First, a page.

Friday, January 21, 2005

Never Trust What A Pitcher Says

The Post takes a basic look at park effects at RFK and concludes that it's probably going to be pretty neutral. Their analysis isn't quite umm.. analytical.

They start out by interviewing two players.

"It's neither," said former Washington Senators pitcher Jim Hannan. "It's fair."...

"If you look at your multi-purpose stadiums, they're all kind of nondescript," said Frank Howard, the Senators' power-hitting outfielder from 1965 to 1971. "It's not like Fenway Park, with the left field wall. It's not like the Polo Grounds, with that deep center field. It's not like Yankee Stadium, with the graveyard out there. It was a dual-purpose stadium, and it was fair. I thought the ball didn't carry very well at night -- it was a better park to hit in during the day -- but that's about it."

So, it's a fair park because it's symmetrical? I suppose it's fair in that a symmetrical park isn't going to noticeably favor righties over lefties, but does that mean it's fair?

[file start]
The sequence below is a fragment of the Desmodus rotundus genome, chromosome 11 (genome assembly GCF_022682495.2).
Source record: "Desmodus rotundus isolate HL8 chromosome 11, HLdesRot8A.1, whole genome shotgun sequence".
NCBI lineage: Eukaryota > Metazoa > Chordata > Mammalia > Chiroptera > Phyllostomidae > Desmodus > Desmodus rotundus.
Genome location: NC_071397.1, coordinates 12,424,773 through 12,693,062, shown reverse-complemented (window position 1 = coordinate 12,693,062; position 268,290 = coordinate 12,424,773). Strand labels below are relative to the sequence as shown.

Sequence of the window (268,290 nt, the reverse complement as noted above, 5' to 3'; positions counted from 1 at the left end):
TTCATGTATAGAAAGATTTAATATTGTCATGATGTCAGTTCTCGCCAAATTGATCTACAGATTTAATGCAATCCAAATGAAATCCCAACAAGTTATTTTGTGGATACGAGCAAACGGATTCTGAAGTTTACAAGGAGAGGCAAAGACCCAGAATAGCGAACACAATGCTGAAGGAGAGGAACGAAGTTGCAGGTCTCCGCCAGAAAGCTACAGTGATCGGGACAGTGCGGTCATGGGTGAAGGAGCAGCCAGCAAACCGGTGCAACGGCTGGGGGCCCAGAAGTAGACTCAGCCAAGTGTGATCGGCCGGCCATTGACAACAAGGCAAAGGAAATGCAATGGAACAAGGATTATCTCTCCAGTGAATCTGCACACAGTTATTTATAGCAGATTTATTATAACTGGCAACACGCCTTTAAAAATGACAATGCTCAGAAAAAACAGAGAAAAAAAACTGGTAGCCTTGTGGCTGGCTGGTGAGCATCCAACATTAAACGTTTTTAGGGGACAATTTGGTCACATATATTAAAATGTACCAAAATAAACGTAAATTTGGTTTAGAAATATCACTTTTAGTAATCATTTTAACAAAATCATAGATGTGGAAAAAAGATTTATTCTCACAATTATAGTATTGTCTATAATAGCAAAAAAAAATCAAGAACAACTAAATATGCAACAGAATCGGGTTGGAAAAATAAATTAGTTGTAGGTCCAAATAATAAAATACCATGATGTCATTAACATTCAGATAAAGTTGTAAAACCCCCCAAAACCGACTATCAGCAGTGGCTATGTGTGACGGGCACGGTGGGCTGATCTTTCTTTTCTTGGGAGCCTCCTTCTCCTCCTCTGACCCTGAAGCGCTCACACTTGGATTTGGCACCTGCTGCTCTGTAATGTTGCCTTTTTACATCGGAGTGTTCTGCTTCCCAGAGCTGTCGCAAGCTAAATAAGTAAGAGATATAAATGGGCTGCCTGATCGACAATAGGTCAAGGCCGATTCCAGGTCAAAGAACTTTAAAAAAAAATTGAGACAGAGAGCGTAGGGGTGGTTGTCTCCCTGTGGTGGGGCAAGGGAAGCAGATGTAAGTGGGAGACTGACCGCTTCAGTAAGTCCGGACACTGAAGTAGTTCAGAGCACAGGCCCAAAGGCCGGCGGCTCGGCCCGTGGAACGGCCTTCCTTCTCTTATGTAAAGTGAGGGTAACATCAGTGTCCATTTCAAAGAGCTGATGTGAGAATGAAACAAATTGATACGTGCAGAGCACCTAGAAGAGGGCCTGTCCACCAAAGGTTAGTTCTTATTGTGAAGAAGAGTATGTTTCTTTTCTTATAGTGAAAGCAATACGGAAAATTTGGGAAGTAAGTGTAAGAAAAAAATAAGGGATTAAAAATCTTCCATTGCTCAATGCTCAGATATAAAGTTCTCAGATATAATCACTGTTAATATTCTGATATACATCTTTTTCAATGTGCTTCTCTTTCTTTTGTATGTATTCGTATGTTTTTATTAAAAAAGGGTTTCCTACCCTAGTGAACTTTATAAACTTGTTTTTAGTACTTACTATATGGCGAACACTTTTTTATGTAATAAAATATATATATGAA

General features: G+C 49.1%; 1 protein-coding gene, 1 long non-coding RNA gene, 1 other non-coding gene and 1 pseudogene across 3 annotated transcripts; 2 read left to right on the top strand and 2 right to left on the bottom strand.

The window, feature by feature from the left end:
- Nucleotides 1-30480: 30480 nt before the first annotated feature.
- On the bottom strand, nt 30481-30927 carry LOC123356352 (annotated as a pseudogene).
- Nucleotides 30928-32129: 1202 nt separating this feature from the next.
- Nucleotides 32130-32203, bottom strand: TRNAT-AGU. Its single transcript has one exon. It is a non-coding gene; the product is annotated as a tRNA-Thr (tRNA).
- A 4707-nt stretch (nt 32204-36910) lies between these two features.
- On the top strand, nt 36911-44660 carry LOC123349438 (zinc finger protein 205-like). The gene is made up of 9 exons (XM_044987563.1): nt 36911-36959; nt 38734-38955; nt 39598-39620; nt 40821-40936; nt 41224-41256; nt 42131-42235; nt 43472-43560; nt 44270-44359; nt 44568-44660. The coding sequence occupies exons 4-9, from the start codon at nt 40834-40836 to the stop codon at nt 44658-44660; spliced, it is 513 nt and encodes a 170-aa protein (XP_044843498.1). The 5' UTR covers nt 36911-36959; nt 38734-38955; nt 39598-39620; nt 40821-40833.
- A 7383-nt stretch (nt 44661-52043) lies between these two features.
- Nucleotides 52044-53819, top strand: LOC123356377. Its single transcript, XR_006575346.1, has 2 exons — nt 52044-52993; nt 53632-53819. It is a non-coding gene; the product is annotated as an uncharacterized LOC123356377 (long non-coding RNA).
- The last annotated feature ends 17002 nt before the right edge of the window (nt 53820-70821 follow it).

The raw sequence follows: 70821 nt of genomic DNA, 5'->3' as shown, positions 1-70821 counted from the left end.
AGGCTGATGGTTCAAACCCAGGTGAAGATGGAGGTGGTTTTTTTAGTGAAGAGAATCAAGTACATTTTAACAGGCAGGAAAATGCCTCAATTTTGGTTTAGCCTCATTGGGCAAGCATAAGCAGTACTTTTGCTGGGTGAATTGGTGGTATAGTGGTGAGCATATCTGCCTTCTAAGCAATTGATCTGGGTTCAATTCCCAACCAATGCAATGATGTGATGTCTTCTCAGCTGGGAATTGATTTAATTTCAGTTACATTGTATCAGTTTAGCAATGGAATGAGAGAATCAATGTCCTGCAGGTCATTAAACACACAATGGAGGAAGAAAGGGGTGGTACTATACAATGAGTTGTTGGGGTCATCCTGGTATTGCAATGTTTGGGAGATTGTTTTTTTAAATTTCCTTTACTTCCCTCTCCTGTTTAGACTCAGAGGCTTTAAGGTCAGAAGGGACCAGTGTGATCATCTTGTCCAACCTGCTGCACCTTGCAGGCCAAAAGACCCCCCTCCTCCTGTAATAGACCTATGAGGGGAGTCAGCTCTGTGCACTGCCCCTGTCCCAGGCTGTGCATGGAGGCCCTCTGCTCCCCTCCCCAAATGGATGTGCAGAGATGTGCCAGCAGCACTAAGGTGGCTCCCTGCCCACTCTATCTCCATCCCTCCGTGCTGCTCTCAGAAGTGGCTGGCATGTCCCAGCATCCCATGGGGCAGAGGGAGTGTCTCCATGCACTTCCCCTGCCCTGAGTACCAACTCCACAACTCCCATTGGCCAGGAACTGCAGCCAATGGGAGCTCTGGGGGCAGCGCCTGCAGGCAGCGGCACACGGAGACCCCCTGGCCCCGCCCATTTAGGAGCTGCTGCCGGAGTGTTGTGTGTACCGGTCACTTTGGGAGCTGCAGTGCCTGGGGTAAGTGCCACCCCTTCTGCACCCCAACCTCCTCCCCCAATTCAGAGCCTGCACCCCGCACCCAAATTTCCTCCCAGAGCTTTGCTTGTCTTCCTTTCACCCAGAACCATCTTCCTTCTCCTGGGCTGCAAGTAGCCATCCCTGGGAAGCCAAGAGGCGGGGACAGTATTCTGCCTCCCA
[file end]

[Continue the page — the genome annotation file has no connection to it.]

From all accounts, RFK was a slight pitcher's park. Baseball-Reference's numbers back this up too. Of course, Jim Hannan, a pretty mediocre pitcher, is going to think it's fair, especially given the run environment in the '60s. As for Frank Howard, he spent the first half of his career, playing in Dodgers Stadium--the most extreme pitcher's park in the game, in the stingiest run-scoring environment in the game's history. I'm sure that RFK was a paradise for him.

The dimensions for the park are probably average. But, if it played as a slight pitcher's park in the '60s, given the increased numbers of hitter's parks in the League (Coors Field, Minute Maid Park, etc) then wouldn't it stand to reason that RFK would be even more pitcher-friendly now? It's not being compared to the Astrodome anymore.

The article does note that they Senators scored a virtually equal number of runs per game at home and on the road: 3.61 versus 3.63. But, it doesn't mention the rates at which the other teams scored against the Senators pitchers. That is just as important, when determining park factor, as the team's batting.

It's a good attempt by the Post, but running anecdotes from old players isn't quite going to cut it.


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